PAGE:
My brother had a Toyota 4x4 pickup. So did a whole bunch of Somalis, with an anti-aircraft gun mounted on the back. ForeRunners are essentially the same vehicle, no? I'm going to get away from using Afghanistan as my gauge (they held up better than most, there, but not as well as Land Cruisers/Rovers (as far as I could see)), and admit that that's a vehicle the has got "it".

I'm curious about the new Mercedes R-series, as well...

_________________
Chris T.
~'91 Klepper A2 w/ BSD schooner rig.
'64 Klepper Passat/Tradewind and T12 restoration projects.
Non-folding: '84 Hobie 16; early '90s Old Town Canoe.
Previously owned '04 Pakboat Puffin II and '05 Swift.


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PostPosted: Sat Feb 04, 2006 8:36 pm 
lord high faltbotmeister

Joined: Fri Apr 15, 2005 8:44 am
Posts: 553
Location: Colorado
>>Hybrid Tundra: I dunno. I think the jury's still out on hybrids. What's wrong with diesels??? What is it with us Americans?

Not sure what you mean ? F350 Diesel / Dual rear wheels = 13mpg and the most expensive fuel at the pumps.

Ford and GM want you to think the verdict is still out because ,as usual, they missed the boat. I'm hoping that the electric portion of the Hybrid gets dominant and the gas engine becomes nothing but a battery charger. Electric 's have super torque, lineral power curve, and of course no gasoline consumption. It's way past time to stop relying on oil. Batteries are getting much better, and brushless motors are awesome powerplants.

>>I had a 1975 Peugeot 504. If you've driven those, you know why they were they were the international rally champions for a few years in the 70s.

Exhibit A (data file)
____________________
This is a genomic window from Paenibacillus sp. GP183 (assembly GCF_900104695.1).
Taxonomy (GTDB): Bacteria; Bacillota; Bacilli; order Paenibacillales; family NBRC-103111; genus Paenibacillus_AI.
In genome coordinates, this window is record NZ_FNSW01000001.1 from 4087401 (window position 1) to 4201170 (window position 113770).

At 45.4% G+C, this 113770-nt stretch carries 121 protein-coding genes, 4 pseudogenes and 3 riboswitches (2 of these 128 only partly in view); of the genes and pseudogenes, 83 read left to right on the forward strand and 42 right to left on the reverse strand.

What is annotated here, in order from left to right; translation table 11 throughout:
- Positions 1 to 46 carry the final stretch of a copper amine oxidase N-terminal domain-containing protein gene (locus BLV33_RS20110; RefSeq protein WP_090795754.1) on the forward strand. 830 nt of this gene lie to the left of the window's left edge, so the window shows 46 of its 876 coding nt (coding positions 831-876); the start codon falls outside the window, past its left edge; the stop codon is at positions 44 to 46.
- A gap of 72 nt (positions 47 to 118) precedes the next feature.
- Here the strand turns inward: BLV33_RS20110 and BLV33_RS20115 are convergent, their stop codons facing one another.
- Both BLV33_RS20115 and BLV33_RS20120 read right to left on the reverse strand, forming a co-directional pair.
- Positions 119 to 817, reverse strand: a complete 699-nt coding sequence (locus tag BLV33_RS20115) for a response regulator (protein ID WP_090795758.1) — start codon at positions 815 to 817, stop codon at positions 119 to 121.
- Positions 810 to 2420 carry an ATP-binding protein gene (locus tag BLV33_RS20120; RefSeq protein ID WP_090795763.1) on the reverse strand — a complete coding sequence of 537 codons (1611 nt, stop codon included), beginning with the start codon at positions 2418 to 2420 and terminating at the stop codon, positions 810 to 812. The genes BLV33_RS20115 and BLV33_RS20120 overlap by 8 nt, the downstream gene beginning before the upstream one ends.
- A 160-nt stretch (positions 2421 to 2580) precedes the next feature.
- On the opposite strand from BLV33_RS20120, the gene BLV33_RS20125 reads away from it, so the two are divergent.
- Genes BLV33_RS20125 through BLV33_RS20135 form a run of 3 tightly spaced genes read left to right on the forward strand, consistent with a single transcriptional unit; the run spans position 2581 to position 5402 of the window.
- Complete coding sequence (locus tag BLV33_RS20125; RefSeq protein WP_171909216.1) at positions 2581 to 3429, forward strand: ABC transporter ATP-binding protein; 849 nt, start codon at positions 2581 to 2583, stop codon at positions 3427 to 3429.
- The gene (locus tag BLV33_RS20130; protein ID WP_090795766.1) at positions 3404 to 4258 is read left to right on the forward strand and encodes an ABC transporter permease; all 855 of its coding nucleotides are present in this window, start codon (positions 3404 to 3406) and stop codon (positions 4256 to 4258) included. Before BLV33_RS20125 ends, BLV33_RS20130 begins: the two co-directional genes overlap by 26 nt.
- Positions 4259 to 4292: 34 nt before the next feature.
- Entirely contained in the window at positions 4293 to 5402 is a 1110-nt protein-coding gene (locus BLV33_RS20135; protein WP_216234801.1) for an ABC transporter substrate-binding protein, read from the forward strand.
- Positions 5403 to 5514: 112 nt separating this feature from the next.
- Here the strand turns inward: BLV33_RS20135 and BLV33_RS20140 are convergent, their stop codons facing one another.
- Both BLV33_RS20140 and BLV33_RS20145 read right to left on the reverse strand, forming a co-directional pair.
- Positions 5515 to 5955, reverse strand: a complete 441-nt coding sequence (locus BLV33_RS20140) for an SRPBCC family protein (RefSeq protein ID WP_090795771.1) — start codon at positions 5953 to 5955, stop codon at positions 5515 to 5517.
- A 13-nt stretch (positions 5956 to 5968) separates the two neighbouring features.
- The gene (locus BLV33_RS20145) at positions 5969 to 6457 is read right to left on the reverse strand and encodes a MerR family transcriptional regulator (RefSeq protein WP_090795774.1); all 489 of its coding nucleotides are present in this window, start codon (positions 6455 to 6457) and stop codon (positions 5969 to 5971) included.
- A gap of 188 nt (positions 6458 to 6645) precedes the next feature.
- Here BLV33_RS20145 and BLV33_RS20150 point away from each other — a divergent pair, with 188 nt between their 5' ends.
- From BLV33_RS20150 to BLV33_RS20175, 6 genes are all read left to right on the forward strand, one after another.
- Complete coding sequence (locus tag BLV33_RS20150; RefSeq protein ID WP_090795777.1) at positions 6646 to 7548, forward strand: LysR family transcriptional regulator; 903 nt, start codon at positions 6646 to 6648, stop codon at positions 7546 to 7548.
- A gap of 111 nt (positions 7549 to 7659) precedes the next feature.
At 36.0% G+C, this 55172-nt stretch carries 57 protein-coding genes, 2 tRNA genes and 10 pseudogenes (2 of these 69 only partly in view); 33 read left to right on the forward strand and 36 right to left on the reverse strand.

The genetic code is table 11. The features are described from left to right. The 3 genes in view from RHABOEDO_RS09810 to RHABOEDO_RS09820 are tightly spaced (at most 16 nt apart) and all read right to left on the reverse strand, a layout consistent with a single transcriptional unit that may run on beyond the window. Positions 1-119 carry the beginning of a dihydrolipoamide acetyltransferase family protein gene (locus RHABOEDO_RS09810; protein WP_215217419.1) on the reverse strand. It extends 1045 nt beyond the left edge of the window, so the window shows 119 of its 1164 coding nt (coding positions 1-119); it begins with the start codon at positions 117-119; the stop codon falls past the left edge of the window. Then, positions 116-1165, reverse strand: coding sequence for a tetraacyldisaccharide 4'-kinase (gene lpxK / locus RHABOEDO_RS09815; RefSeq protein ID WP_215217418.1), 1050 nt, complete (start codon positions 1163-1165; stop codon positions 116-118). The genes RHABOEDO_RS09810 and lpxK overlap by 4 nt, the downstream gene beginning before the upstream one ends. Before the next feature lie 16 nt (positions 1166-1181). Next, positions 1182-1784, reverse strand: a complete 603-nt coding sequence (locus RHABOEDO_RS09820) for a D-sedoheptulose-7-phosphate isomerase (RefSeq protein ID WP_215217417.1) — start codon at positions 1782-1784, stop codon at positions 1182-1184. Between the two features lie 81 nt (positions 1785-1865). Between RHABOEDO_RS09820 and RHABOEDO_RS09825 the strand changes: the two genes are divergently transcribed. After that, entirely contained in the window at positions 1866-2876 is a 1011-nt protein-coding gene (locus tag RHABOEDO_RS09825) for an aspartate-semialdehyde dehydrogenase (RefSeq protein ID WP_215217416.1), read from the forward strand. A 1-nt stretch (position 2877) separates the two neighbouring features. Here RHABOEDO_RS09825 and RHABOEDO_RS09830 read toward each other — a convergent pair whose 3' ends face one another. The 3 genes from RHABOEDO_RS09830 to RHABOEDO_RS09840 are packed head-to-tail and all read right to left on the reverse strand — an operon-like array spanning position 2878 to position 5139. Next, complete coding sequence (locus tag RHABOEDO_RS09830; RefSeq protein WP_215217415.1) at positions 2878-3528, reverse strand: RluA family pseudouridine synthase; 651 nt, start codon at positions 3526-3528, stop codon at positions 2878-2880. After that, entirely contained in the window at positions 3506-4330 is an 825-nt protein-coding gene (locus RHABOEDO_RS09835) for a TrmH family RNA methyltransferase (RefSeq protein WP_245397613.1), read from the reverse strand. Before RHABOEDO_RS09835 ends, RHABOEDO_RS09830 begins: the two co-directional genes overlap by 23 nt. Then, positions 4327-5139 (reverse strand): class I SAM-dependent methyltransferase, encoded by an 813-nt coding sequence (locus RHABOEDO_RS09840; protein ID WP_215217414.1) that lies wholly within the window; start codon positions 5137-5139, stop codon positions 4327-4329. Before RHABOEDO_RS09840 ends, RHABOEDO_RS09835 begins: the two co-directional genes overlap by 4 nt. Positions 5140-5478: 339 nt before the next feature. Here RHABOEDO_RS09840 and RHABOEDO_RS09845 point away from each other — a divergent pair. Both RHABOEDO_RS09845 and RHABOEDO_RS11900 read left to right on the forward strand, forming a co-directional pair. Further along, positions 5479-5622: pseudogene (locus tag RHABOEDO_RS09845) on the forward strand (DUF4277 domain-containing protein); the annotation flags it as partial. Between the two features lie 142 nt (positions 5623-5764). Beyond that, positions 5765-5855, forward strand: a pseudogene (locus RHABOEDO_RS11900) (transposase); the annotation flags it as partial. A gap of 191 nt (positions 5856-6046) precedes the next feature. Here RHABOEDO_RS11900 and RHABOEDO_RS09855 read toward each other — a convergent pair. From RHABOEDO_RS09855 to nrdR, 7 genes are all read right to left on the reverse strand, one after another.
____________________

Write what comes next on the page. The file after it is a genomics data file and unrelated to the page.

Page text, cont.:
Puegot and Citroen are still winning on the World Rallye Circuit. They've sort of taken over from Subaru, at least as of last year.

My brother had a Toyota 4x4 pickup. So did a whole bunch of Somalis, with an anti-aircraft gun mounted on the back. ForeRunners are essentially the same vehicle, no? I'm going to get away from using Afghanistan as my gauge (they held up better than most, there, but not as well as Land Cruisers/Rovers (as far as I could see)), and admit that that's a vehicle the has got "it".

I had a Land Cruiser ( FJ-40). Cool, Crude, old truck and better than the Land Rover's.

Regards,

Tom


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PostPosted: Sun Feb 05, 2006 1:20 am 
knight of the folding kayak realm

Joined: Sat Apr 16, 2005 1:06 pm
Posts: 359
Location: Spruce Head, Maine
Similar to others, I also grew up with Peugeot's. Our family had a 504 and a 505 at different points. My first car was a used 505 turbo. What a great car that was.

In terms of maintenance and reliability the Japanese mfrs probably have the best reputation.

No one has mentioned the Nissan Patrol, which has an excellent reputation in many parts of the world. It is a very popular 4x4 here in the Middle East and Australia. They don't sell this model in the US. Only the Land Cruiser is more popular over here.